Eric Ries uses the term “achieved failure” for companies that successfully, faithfully, and rigorously execute a plan that turned out to have been utterly flawed (Ries Reference Ries2011). Instead, he recommends:
The Lean Startup methodology reconceives a startup’s efforts as experiments that test its strategy to see which parts are brilliant and which are crazy. A true experiment follows the scientific method. It begins with a clear hypothesis that makes predictions about what is supposed to happen. It then tests those predictions empirically.
Due to the time and challenge of running experiments to evaluate strategy, some, like Sinofsky and Iansiti (Reference Sinofsky and Iansiti2009) write:
… product development process as one fraught with risk and uncertainty. These are two very different concepts … We cannot reduce the uncertainty – you don’t know what you don’t know.
We disagree: the ability to run controlled experiments allows you to significantly reduce uncertainty by trying a Minimum Viable Product (Ries Reference Ries2011), getting data, and iterating. That said, not everyone may have a few years to invest in testing a new strategy, in which case you may need to make decisions in the face of uncertainty.
One useful concept to keep in mind is EVI: Expected Value of Information from Douglas Hubbard (Reference Hubbard2014), which captures how additional information can help you in decision making. The ability to run controlled experiments allows you to significantly reduce uncertainty by trying a Minimum Viable Product (Ries Reference Ries2011), gathering data, and iterating.
There are several books directly related to online experiments and A/B tests (Siroker and Koomen Reference Siroker and Koomen2013, Goward Reference Goward2012, Schrage Reference Schrage2014, McFarland Reference McFarland2012, King et al. Reference King, Churchill and Tan2017). Most have great motivational stories but are inaccurate on the statistics. Georgi Georgiev’s recent book includes comprehensive statistical explanations (Georgiev Reference Georgiev2019).
The literature related to controlled experiments is vast (Mason et al. Reference Mason, Gunst and Hess1989, Box et al. Reference Box, Hunter and Hunter2005, Keppel, Saufley and Tokunaga Reference Keppel, Saufley and Tokunaga1992, Rossi, Lipsey and Freeman Reference Rossi, Lipsey and Freeman2004, Imbens and Rubin Reference Imbens and Rubin2015, Pearl Reference Pearl2009, Angrist and Pischke Reference Angrist and Pischke2014, Gerber and Green Reference Gerber and Green2012).
There are several primers on running controlled experiments on the web (Peterson Reference Peterson2004, 76−78, Eisenberg Reference Eisenberg2005, 283−286, Chatham, Temkin and Amato Reference Chatham, Temkin and Amato2004, Eisenberg Reference Eisenberg2005, Eisenberg Reference Eisenberg2004); (Peterson Reference Peterson2005, 248−253, Tyler and Ledford Reference Tyler and Ledford2006, 213−219, Sterne Reference Sterne2002, 116−119, Kaushik Reference Kaushik2006).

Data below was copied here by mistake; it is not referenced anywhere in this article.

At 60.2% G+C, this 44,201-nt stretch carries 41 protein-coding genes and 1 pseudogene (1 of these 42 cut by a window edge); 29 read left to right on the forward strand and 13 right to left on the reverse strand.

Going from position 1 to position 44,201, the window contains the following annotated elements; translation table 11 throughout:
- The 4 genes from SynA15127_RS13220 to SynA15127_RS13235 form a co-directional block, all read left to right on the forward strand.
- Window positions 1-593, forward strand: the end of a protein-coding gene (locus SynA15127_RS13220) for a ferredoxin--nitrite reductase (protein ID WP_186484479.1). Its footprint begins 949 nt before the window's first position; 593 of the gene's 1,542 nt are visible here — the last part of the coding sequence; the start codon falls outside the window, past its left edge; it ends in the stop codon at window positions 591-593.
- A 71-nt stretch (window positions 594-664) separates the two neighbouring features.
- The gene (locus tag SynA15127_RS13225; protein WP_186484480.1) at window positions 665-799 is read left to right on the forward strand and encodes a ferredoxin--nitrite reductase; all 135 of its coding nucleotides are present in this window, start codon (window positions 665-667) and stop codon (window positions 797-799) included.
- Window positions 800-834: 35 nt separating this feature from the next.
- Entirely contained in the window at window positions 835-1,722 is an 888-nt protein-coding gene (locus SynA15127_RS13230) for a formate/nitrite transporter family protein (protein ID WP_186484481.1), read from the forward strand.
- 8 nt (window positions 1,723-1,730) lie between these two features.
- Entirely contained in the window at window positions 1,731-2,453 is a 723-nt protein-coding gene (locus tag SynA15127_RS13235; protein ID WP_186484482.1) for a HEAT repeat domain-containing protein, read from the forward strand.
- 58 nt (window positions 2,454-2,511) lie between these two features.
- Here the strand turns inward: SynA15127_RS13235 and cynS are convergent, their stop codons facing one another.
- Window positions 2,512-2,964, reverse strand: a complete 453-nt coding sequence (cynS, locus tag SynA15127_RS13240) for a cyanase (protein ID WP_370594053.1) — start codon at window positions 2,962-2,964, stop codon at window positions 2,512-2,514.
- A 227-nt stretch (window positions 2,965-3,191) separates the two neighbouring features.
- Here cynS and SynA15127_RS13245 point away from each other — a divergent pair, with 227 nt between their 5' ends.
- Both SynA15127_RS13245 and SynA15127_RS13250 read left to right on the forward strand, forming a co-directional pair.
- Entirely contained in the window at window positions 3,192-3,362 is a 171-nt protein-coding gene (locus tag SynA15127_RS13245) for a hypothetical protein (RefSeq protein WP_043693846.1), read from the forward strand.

A multi-armed bandit is a type of experiment where the experiment traffic allocation can be dynamically updated as the experiment progresses (Li et al. Reference Li, Chu, Langford and Schapire2010, Scott Reference Scott2010). For example, we can take a fresh look at the experiment every hour to see how each of the variants has performed, and we can adjust the fraction of traffic that each variant receives. A variant that appears to be doing well gets more traffic, and a variant that is underperforming gets less.
Experiments based on multi-armed bandits are usually more efficient than “classical” A/B experiments, because they gradually move traffic towards winning variants, instead of waiting for the end of an experiment. While there is a broad range of problems they are suitable for tackling (Bakshy, Balandal and Kashin Reference Bakshy, Balandat and Kashin2019), some major limitations are that the evaluation objective needs to be a single OEC (e.g., tradeoff among multiple metrics can be simply formulated), and that the OEC can be measured reasonably well between re-allocations, for example, click-through rate vs. sessions. There can also be potential bias created by taking users exposed to a bad variant and distributing them unequally to other winning variants.
In December 2018, the three co-authors of this book organized the First Practical Online Controlled Experiments Summit. Thirteen organizations, including Airbnb, Amazon, Booking.com, Facebook, Google, LinkedIn, Lyft, Microsoft, Netflix, Twitter, Uber, Yandex, and Stanford University, sent a total of 34 experts, which presented an overview and challenges from breakout sessions (Gupta et al. Reference Gupta, Kohavi, Tang, Xu, Dong, Teredesai and Zafarani2019). Readers interested in challenges will benefit from reading that paper.